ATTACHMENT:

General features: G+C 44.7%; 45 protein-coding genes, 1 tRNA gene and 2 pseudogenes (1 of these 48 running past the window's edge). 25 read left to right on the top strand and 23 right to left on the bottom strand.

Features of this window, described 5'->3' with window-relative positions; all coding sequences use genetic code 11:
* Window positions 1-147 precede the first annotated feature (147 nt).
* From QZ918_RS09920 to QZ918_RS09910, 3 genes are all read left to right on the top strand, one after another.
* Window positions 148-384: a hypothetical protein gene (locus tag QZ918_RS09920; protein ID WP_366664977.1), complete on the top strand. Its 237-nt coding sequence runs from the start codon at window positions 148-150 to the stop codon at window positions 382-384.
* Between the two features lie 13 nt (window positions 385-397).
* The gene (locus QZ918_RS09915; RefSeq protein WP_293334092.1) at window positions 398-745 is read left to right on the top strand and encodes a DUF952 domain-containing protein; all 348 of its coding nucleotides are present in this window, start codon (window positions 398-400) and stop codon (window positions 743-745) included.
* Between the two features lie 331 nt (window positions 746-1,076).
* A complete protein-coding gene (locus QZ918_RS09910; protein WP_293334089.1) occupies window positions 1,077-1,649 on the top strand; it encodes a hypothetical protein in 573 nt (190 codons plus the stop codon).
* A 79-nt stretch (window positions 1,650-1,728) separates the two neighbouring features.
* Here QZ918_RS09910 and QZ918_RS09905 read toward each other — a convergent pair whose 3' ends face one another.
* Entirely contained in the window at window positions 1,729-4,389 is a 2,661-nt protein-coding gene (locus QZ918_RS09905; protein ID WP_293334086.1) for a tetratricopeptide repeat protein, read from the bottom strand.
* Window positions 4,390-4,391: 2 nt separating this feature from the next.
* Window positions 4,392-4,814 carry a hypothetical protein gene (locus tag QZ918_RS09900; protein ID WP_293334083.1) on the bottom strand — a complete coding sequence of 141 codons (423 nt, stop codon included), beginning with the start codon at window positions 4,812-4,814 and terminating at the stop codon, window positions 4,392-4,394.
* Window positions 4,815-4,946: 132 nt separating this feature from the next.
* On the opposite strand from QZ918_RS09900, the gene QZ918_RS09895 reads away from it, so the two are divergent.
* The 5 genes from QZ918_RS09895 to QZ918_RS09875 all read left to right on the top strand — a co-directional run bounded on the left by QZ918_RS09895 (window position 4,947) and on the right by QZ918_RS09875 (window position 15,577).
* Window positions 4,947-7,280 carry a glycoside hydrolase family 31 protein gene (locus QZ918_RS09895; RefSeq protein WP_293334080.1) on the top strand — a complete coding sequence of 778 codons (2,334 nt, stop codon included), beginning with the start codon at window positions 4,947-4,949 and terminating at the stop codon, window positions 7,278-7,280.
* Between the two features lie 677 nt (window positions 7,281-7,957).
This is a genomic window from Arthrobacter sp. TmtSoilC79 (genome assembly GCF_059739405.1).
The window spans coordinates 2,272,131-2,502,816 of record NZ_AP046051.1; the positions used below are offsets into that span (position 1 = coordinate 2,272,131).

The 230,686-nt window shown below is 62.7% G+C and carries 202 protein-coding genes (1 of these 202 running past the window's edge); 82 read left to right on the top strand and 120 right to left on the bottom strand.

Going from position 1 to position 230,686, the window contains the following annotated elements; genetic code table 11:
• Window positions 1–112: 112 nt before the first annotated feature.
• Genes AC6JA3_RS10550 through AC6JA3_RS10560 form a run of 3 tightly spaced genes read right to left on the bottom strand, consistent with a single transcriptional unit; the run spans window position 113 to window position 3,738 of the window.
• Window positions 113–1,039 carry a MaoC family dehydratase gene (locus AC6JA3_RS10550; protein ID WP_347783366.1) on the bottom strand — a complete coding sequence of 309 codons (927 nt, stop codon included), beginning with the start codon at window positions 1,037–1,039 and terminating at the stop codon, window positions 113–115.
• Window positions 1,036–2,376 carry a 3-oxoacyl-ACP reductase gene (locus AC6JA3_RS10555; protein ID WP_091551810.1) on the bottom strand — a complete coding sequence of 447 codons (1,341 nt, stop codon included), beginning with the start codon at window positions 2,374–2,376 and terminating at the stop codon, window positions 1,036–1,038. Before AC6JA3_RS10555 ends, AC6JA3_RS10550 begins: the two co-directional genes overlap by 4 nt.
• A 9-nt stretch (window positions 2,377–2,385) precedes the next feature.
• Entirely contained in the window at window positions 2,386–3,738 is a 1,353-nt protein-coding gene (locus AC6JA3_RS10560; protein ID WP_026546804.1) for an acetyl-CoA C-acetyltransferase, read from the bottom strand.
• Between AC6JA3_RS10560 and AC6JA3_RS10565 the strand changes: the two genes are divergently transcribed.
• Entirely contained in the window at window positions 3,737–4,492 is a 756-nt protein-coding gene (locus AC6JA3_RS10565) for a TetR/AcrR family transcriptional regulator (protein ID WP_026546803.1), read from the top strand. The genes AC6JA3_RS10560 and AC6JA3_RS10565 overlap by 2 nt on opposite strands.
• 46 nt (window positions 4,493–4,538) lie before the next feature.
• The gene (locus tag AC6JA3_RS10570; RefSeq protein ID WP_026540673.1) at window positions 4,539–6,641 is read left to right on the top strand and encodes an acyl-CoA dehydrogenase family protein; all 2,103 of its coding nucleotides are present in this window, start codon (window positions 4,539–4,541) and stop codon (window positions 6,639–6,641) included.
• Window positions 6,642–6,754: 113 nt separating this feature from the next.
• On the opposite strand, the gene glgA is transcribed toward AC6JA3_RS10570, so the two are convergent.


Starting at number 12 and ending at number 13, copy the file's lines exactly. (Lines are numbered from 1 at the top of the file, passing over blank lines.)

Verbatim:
* Entirely contained in the window at window positions 1,729-4,389 is a 2,661-nt protein-coding gene (locus QZ918_RS09905; protein ID WP_293334086.1) for a tetratricopeptide repeat protein, read from the bottom strand.
* Window positions 4,390-4,391: 2 nt separating this feature from the next.